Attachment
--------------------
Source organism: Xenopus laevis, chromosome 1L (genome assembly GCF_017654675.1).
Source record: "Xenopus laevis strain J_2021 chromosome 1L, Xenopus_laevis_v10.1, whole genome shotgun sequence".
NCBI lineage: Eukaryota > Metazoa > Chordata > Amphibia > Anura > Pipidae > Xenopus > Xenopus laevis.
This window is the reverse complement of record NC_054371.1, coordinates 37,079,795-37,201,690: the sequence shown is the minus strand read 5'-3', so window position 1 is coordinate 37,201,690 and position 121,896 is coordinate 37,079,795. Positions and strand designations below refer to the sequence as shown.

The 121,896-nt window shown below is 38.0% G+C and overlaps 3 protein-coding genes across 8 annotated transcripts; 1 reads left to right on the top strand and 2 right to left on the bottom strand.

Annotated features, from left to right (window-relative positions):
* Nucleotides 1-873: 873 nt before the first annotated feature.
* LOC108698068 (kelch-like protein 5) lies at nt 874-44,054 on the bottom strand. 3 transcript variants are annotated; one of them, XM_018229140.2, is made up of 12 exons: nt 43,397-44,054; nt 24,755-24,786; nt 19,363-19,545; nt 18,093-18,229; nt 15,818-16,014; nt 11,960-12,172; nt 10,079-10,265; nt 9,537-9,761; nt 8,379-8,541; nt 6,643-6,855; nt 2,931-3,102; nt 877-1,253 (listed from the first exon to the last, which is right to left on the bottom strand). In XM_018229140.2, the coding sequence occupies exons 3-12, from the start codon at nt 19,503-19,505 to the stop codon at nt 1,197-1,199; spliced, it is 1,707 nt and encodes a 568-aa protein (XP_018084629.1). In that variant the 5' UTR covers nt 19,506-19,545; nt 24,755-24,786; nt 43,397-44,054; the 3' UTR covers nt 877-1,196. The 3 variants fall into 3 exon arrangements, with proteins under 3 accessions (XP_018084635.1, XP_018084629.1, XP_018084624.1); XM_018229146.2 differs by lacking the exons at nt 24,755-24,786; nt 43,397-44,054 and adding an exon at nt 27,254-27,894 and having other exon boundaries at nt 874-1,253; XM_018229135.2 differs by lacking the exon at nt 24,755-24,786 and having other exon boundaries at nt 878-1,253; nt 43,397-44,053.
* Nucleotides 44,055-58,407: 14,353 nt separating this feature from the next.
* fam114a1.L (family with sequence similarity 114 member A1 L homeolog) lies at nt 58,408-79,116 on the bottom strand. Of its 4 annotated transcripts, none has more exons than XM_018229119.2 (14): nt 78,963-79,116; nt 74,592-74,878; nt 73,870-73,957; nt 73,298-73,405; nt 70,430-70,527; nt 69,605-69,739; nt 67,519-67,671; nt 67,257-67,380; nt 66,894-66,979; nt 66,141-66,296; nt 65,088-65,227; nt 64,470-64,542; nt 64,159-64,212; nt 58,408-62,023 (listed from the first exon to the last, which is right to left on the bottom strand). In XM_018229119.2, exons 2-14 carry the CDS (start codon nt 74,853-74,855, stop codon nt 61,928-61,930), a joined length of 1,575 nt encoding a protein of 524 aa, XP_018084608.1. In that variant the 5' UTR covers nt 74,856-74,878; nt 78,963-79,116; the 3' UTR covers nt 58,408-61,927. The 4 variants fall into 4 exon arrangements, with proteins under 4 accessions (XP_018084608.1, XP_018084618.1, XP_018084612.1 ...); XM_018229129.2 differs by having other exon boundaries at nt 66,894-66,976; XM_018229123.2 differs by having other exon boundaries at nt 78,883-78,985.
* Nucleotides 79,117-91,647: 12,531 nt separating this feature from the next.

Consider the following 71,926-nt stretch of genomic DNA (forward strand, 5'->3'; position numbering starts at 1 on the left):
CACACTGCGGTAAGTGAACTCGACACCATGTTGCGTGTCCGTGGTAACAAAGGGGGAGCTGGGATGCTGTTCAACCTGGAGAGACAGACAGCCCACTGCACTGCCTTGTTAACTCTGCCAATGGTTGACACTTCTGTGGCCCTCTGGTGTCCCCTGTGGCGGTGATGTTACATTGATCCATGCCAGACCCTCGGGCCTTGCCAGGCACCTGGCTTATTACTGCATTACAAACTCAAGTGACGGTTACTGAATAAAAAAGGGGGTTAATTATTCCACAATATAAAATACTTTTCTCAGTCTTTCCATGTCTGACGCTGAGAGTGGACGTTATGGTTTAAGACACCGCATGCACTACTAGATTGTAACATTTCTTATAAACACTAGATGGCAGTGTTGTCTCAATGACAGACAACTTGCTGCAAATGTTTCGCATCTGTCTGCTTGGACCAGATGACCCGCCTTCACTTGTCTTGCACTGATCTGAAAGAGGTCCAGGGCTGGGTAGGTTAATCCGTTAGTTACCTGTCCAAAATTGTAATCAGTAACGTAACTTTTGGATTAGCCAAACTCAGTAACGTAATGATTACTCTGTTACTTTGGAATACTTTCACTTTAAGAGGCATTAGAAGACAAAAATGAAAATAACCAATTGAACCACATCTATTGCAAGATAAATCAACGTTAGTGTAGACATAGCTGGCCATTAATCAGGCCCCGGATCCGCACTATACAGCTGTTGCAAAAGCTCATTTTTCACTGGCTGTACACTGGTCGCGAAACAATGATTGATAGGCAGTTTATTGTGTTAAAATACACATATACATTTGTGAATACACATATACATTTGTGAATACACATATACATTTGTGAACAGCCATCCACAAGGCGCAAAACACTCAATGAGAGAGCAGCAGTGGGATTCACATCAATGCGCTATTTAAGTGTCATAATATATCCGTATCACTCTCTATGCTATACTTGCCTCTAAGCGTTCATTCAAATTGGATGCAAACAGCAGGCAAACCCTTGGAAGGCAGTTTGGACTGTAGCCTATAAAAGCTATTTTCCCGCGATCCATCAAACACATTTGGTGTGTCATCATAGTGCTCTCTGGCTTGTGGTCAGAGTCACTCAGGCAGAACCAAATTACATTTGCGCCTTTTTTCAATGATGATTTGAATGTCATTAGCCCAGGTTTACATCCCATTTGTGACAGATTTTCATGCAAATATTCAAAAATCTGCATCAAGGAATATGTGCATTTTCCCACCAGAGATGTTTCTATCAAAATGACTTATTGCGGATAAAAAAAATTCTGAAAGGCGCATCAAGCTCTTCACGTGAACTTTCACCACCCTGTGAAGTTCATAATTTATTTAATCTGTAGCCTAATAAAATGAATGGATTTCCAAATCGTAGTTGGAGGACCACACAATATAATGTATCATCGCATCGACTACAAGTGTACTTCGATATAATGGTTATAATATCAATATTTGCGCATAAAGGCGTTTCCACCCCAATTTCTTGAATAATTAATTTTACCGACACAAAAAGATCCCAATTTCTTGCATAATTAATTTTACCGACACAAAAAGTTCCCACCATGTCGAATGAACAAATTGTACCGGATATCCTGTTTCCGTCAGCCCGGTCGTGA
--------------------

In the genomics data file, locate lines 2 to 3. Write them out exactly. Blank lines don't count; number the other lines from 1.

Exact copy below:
Source record: "Xenopus laevis strain J_2021 chromosome 1L, Xenopus_laevis_v10.1, whole genome shotgun sequence".
NCBI lineage: Eukaryota > Metazoa > Chordata > Amphibia > Anura > Pipidae > Xenopus > Xenopus laevis.